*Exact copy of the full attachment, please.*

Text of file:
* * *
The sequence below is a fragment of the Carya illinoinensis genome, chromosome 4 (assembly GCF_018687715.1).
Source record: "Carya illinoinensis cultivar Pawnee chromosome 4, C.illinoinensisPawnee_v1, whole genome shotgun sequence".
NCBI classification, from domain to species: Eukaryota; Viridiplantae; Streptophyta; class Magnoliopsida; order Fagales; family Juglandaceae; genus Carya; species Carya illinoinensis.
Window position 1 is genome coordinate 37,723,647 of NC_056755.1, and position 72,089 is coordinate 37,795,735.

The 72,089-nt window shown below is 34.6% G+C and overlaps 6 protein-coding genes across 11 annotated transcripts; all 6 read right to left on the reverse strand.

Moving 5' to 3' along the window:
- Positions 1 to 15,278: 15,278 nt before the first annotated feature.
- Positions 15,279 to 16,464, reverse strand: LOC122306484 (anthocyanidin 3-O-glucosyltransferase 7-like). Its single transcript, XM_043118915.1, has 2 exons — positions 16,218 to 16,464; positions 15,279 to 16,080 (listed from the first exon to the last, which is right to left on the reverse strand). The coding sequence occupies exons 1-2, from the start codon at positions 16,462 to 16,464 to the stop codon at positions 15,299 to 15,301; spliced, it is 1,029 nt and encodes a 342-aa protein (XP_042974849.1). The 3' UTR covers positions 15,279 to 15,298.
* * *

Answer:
The sequence below is a fragment of the Carya illinoinensis genome, chromosome 4 (assembly GCF_018687715.1).
Source record: "Carya illinoinensis cultivar Pawnee chromosome 4, C.illinoinensisPawnee_v1, whole genome shotgun sequence".
NCBI classification, from domain to species: Eukaryota; Viridiplantae; Streptophyta; class Magnoliopsida; order Fagales; family Juglandaceae; genus Carya; species Carya illinoinensis.
Window position 1 is genome coordinate 37,723,647 of NC_056755.1, and position 72,089 is coordinate 37,795,735.

The 72,089-nt window shown below is 34.6% G+C and overlaps 6 protein-coding genes across 11 annotated transcripts; all 6 read right to left on the reverse strand.

Moving 5' to 3' along the window:
- Positions 1 to 15,278: 15,278 nt before the first annotated feature.
- Positions 15,279 to 16,464, reverse strand: LOC122306484 (anthocyanidin 3-O-glucosyltransferase 7-like). Its single transcript, XM_043118915.1, has 2 exons — positions 16,218 to 16,464; positions 15,279 to 16,080 (listed from the first exon to the last, which is right to left on the reverse strand). The coding sequence occupies exons 1-2, from the start codon at positions 16,462 to 16,464 to the stop codon at positions 15,299 to 15,301; spliced, it is 1,029 nt and encodes a 342-aa protein (XP_042974849.1). The 3' UTR covers positions 15,279 to 15,298.